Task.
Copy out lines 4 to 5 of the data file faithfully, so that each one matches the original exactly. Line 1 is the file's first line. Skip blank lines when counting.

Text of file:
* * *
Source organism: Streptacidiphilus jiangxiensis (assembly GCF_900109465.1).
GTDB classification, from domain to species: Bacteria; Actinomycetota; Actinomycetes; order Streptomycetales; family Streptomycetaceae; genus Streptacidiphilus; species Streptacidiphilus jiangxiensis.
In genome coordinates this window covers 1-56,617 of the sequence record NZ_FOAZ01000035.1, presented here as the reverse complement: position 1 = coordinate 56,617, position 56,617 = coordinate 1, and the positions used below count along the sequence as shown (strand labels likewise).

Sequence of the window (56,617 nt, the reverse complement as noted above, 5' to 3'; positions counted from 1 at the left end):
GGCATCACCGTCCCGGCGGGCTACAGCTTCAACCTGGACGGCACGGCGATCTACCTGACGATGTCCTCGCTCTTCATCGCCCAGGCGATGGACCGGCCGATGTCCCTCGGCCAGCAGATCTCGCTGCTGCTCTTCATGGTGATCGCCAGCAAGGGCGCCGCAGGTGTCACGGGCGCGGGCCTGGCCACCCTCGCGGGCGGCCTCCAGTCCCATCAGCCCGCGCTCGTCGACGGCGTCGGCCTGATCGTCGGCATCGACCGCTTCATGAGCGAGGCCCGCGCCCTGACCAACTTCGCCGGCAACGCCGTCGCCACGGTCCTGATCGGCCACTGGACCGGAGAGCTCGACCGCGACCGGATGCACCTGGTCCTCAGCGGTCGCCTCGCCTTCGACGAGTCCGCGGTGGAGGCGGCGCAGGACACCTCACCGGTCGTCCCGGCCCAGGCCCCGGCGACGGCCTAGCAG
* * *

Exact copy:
Sequence of the window (56,617 nt, the reverse complement as noted above, 5' to 3'; positions counted from 1 at the left end):
GGCATCACCGTCCCGGCGGGCTACAGCTTCAACCTGGACGGCACGGCGATCTACCTGACGATGTCCTCGCTCTTCATCGCCCAGGCGATGGACCGGCCGATGTCCCTCGGCCAGCAGATCTCGCTGCTGCTCTTCATGGTGATCGCCAGCAAGGGCGCCGCAGGTGTCACGGGCGCGGGCCTGGCCACCCTCGCGGGCGGCCTCCAGTCCCATCAGCCCGCGCTCGTCGACGGCGTCGGCCTGATCGTCGGCATCGACCGCTTCATGAGCGAGGCCCGCGCCCTGACCAACTTCGCCGGCAACGCCGTCGCCACGGTCCTGATCGGCCACTGGACCGGAGAGCTCGACCGCGACCGGATGCACCTGGTCCTCAGCGGTCGCCTCGCCTTCGACGAGTCCGCGGTGGAGGCGGCGCAGGACACCTCACCGGTCGTCCCGGCCCAGGCCCCGGCGACGGCCTAGCAG